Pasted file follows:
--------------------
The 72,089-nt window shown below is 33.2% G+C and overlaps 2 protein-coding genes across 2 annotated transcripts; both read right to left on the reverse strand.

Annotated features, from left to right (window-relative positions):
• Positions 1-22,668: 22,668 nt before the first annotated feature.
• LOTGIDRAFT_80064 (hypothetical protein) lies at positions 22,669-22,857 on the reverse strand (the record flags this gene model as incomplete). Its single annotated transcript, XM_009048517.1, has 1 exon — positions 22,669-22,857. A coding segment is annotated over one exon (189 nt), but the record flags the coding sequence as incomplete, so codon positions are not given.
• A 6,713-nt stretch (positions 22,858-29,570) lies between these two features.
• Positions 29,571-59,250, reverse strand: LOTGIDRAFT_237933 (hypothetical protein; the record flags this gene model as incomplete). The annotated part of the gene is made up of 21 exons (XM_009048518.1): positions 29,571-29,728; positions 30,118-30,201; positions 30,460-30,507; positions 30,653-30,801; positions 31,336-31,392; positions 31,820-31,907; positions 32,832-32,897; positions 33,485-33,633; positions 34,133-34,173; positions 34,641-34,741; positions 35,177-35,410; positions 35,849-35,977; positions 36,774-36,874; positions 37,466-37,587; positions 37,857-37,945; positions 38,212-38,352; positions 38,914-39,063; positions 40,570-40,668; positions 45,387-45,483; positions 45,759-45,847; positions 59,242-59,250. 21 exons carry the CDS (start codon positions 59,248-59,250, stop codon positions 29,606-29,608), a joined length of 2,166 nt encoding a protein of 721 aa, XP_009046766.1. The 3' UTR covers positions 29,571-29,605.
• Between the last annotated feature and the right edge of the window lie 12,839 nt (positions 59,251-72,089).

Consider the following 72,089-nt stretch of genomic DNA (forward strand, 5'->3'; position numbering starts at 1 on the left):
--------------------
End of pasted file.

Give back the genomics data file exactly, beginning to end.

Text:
The 72,089-nt window shown below is 33.2% G+C and overlaps 2 protein-coding genes across 2 annotated transcripts; both read right to left on the reverse strand.

Annotated features, from left to right (window-relative positions):
• Positions 1-22,668: 22,668 nt before the first annotated feature.
• LOTGIDRAFT_80064 (hypothetical protein) lies at positions 22,669-22,857 on the reverse strand (the record flags this gene model as incomplete). Its single annotated transcript, XM_009048517.1, has 1 exon — positions 22,669-22,857. A coding segment is annotated over one exon (189 nt), but the record flags the coding sequence as incomplete, so codon positions are not given.
• A 6,713-nt stretch (positions 22,858-29,570) lies between these two features.
• Positions 29,571-59,250, reverse strand: LOTGIDRAFT_237933 (hypothetical protein; the record flags this gene model as incomplete). The annotated part of the gene is made up of 21 exons (XM_009048518.1): positions 29,571-29,728; positions 30,118-30,201; positions 30,460-30,507; positions 30,653-30,801; positions 31,336-31,392; positions 31,820-31,907; positions 32,832-32,897; positions 33,485-33,633; positions 34,133-34,173; positions 34,641-34,741; positions 35,177-35,410; positions 35,849-35,977; positions 36,774-36,874; positions 37,466-37,587; positions 37,857-37,945; positions 38,212-38,352; positions 38,914-39,063; positions 40,570-40,668; positions 45,387-45,483; positions 45,759-45,847; positions 59,242-59,250. 21 exons carry the CDS (start codon positions 59,248-59,250, stop codon positions 29,606-29,608), a joined length of 2,166 nt encoding a protein of 721 aa, XP_009046766.1. The 3' UTR covers positions 29,571-29,605.
• Between the last annotated feature and the right edge of the window lie 12,839 nt (positions 59,251-72,089).

Consider the following 72,089-nt stretch of genomic DNA (forward strand, 5'->3'; position numbering starts at 1 on the left):